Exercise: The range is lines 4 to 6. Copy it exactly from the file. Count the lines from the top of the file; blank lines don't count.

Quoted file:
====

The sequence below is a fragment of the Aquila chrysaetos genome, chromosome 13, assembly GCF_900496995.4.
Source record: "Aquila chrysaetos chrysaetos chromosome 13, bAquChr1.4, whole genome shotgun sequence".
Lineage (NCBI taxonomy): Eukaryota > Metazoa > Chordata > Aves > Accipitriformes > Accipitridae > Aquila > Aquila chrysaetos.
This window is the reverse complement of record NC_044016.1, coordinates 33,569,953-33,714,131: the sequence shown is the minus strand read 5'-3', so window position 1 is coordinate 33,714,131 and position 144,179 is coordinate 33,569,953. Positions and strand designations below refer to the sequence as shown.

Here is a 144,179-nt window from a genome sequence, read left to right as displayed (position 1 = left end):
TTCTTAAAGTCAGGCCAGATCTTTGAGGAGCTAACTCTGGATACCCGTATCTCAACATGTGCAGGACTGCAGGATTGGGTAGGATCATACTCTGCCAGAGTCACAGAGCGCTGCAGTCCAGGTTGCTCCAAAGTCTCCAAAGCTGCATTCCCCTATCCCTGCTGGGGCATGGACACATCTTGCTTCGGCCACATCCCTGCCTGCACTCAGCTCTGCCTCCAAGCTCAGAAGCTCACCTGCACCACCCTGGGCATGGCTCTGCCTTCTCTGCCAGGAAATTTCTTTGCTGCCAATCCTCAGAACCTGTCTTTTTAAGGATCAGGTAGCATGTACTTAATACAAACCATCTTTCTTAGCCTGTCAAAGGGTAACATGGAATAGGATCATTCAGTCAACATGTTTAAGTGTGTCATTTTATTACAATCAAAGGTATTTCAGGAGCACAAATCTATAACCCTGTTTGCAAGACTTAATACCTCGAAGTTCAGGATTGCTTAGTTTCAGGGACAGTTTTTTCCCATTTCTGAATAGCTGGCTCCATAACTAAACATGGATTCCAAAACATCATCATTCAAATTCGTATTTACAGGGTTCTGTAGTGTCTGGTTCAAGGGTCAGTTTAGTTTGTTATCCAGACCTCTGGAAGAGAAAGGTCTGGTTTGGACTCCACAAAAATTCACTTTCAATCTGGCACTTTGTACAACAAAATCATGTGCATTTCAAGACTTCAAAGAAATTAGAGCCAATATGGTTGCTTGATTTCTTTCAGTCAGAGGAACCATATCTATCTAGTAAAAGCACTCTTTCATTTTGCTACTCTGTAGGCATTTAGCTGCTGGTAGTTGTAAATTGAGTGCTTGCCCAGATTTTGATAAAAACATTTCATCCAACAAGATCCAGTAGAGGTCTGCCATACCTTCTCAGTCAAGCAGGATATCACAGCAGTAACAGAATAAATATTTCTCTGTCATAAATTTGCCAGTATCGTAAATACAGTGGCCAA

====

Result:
This window is the reverse complement of record NC_044016.1, coordinates 33,569,953-33,714,131: the sequence shown is the minus strand read 5'-3', so window position 1 is coordinate 33,714,131 and position 144,179 is coordinate 33,569,953. Positions and strand designations below refer to the sequence as shown.

Here is a 144,179-nt window from a genome sequence, read left to right as displayed (position 1 = left end):
TTCTTAAAGTCAGGCCAGATCTTTGAGGAGCTAACTCTGGATACCCGTATCTCAACATGTGCAGGACTGCAGGATTGGGTAGGATCATACTCTGCCAGAGTCACAGAGCGCTGCAGTCCAGGTTGCTCCAAAGTCTCCAAAGCTGCATTCCCCTATCCCTGCTGGGGCATGGACACATCTTGCTTCGGCCACATCCCTGCCTGCACTCAGCTCTGCCTCCAAGCTCAGAAGCTCACCTGCACCACCCTGGGCATGGCTCTGCCTTCTCTGCCAGGAAATTTCTTTGCTGCCAATCCTCAGAACCTGTCTTTTTAAGGATCAGGTAGCATGTACTTAATACAAACCATCTTTCTTAGCCTGTCAAAGGGTAACATGGAATAGGATCATTCAGTCAACATGTTTAAGTGTGTCATTTTATTACAATCAAAGGTATTTCAGGAGCACAAATCTATAACCCTGTTTGCAAGACTTAATACCTCGAAGTTCAGGATTGCTTAGTTTCAGGGACAGTTTTTTCCCATTTCTGAATAGCTGGCTCCATAACTAAACATGGATTCCAAAACATCATCATTCAAATTCGTATTTACAGGGTTCTGTAGTGTCTGGTTCAAGGGTCAGTTTAGTTTGTTATCCAGACCTCTGGAAGAGAAAGGTCTGGTTTGGACTCCACAAAAATTCACTTTCAATCTGGCACTTTGTACAACAAAATCATGTGCATTTCAAGACTTCAAAGAAATTAGAGCCAATATGGTTGCTTGATTTCTTTCAGTCAGAGGAACCATATCTATCTAGTAAAAGCACTCTTTCATTTTGCTACTCTGTAGGCATTTAGCTGCTGGTAGTTGTAAATTGAGTGCTTGCCCAGATTTTGATAAAAACATTTCATCCAACAAGATCCAGTAGAGGTCTGCCATACCTTCTCAGTCAAGCAGGATATCACAGCAGTAACAGAATAAATATTTCTCTGTCATAAATTTGCCAGTATCGTAAATACAGTGGCCAA